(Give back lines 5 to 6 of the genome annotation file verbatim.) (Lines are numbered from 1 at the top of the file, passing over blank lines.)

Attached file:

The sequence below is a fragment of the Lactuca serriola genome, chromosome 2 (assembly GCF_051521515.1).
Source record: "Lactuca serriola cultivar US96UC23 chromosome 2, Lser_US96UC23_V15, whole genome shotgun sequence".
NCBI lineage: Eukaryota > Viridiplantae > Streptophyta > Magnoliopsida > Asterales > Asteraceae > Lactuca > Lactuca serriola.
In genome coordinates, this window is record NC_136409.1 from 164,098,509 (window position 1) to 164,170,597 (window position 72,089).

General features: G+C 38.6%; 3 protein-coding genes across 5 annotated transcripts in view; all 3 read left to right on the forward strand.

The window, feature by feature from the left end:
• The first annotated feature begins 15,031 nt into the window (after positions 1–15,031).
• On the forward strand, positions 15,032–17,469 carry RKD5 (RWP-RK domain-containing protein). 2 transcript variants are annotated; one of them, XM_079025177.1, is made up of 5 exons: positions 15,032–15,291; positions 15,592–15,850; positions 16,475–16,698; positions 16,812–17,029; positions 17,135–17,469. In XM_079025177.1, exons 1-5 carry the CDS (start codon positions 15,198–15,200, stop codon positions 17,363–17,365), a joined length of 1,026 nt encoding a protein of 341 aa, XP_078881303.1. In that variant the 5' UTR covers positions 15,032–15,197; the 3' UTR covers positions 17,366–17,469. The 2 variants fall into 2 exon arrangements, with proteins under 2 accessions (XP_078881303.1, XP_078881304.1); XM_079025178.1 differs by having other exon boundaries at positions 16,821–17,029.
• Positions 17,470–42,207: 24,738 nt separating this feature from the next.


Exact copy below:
General features: G+C 38.6%; 3 protein-coding genes across 5 annotated transcripts in view; all 3 read left to right on the forward strand.

The window, feature by feature from the left end: